Late Night: Oh, Tosh. Are There No Emergency Rooms?
Ah, I get it now. To understand how the Republican brain processes the concept of health care coverage, you need to refer to the general attitude the party takes toward abortion: there is much hue and cry and rending of mantles about the fetus, but once that child emerges into this world, it’s on its own.
At least that’s what Rep. Jack Kingston (R-Dumbass from Georgia) suggested to the elderly, uninsured cancer patient who had no other choice but to go the emergency room for treatment. What’s the problem? According to Kingston, the guy has de facto "insurance coverage":
At a recent town hall held by Rep. Jack Kingston (R-GA), an elderly gentleman named Jim Parker stood up and told the congressman that he was recently treated for colon cancer. “I did not have insurance,” he said, because “things didn’t quite work out” after he started his own business. Parker informed Kingston that “a friend of mine was in the same position, and we buried him last January.”
Kingston responded by telling the man that “you did do very well” because he was able to get treated when he arrived at the hospital. Parker responded, “I am functionally bankrupt!” Kingston cut him off and reiterated his point:
"But you did get coverage. You didn’t get the insurance, but they won’t turn you down at the door. "
Ah, the old "emergency room as health insurance" canard. It played so well for Bush.
So for Republicans (and the spineless Dems), any contemplation of the patient’s care ceases, full stop, the moment he leaves the emergency room. There are no consequences after that. How the patient is actually going to afford the medical bills is of no concern to Republicans. Instead, the poor slob is left to his own devices, which should be interpreted to mean that he is forced to sell all his worldly possessions, wipe out his savings account, and find a tasteful, yet inexpensive, bedroom set for that refrigerator box under the overpass. Compassionate conservatism, my ass.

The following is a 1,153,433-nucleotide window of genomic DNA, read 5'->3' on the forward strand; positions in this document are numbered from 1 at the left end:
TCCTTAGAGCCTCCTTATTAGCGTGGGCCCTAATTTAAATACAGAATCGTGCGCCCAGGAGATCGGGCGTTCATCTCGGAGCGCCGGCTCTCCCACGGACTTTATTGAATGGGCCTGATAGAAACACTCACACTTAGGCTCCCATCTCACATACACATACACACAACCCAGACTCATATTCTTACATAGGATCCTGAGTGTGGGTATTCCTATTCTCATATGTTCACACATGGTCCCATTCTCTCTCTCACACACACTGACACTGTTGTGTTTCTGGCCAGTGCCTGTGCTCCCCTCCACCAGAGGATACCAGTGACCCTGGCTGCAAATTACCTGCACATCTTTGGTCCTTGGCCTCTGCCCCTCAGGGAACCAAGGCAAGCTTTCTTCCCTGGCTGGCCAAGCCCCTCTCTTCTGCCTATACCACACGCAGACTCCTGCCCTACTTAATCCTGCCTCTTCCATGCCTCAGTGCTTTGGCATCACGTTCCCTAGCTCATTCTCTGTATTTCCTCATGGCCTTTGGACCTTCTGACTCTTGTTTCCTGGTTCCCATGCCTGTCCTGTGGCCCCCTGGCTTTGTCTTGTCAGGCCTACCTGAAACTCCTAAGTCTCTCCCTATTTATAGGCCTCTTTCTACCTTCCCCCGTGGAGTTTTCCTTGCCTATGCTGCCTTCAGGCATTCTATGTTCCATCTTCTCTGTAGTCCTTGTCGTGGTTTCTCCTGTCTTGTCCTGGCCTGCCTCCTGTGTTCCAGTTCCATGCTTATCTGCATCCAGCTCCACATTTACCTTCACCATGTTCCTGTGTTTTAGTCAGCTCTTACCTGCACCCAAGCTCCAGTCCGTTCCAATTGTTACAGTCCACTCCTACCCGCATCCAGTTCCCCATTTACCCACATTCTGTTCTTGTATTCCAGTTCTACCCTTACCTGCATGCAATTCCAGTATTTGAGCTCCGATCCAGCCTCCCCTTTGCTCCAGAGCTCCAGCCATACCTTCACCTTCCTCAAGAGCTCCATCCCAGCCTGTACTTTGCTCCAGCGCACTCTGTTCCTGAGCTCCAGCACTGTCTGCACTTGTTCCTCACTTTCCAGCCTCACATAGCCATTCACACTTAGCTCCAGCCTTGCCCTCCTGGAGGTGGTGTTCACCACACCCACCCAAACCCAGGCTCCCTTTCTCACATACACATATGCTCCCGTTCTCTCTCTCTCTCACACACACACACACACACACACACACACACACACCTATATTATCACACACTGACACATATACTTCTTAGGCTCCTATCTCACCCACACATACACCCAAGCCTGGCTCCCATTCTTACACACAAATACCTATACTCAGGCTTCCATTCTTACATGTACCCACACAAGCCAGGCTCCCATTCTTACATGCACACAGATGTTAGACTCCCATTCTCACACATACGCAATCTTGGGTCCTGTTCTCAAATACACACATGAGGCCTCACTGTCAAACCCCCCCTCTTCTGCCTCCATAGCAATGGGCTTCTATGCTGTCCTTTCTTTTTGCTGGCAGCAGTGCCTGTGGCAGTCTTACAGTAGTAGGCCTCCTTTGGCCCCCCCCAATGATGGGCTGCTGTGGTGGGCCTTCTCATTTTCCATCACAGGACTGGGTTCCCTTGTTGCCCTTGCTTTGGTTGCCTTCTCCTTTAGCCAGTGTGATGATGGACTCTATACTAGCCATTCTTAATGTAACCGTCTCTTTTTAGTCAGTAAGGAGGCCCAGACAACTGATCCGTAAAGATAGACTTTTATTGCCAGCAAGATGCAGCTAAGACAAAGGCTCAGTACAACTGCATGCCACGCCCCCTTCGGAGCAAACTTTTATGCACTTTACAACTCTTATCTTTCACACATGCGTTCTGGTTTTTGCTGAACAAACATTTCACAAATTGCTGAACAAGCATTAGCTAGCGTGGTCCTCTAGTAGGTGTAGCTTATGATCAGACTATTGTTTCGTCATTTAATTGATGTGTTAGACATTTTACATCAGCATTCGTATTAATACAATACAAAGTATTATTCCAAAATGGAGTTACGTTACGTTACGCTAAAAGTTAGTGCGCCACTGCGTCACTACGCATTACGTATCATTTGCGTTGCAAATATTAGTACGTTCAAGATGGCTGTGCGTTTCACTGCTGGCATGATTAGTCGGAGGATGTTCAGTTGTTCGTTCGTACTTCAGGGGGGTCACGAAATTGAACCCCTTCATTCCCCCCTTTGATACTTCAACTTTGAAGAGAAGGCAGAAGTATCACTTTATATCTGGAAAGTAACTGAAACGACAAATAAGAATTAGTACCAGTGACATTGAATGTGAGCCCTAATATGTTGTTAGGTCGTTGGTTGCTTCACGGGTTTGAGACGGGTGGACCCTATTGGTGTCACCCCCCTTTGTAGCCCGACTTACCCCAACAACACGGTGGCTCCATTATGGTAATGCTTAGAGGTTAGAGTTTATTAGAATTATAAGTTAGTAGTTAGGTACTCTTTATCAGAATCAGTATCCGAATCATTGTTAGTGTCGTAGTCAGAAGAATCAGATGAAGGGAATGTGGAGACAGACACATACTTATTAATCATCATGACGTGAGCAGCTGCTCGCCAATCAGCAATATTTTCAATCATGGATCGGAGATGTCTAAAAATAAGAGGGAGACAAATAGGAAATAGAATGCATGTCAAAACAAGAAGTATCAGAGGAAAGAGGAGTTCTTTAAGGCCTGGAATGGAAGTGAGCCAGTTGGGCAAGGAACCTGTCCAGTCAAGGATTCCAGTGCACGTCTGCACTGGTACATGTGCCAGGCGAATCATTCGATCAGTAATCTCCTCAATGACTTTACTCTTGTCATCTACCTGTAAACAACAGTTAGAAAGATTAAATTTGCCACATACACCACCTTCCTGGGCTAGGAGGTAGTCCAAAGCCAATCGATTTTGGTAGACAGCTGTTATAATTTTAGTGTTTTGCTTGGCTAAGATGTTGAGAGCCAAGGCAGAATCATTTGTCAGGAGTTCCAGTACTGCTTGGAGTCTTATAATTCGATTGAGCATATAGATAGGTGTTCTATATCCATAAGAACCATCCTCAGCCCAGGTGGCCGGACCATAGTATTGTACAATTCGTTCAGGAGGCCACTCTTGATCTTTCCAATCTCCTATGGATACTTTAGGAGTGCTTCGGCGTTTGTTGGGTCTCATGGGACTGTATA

(Is it a coincidence that thanks to the last eight years of Randian skullfucking by the Republicans, the requirements for filing for personal bankruptcy are even more draconian? Methinks not.)
And if the emergency rooms are too full of people who can’t afford even minimum insurance coverage? No worries, just call the fire department:
Among the hidden costs of the health care crisis is the burden that fire departments across the country are facing as firefighters, much like emergency room doctors, are increasingly serving as primary care providers.
About 80 percent of the calls handled by Engine Company 10 are medical emergencies because the firehouse serves one of the city’s poorest areas, where few residents have health insurance, doctors’ checkups are rare, and medical problems are left to fester until someone dials 911.
Terrific! What could possibly go wrong here?
What Rep. Kingston and his pathologically insensitive and greedy colleagues on both sides of the aisle think are brilliant solutions to the health care crisis invariably wind up costing taxpayers even MORE than if Congress provided a comprehensive health insurance plan for all citizens.
But then again, if these guys had their way, even the fire departments would be privatized in order to make a buck.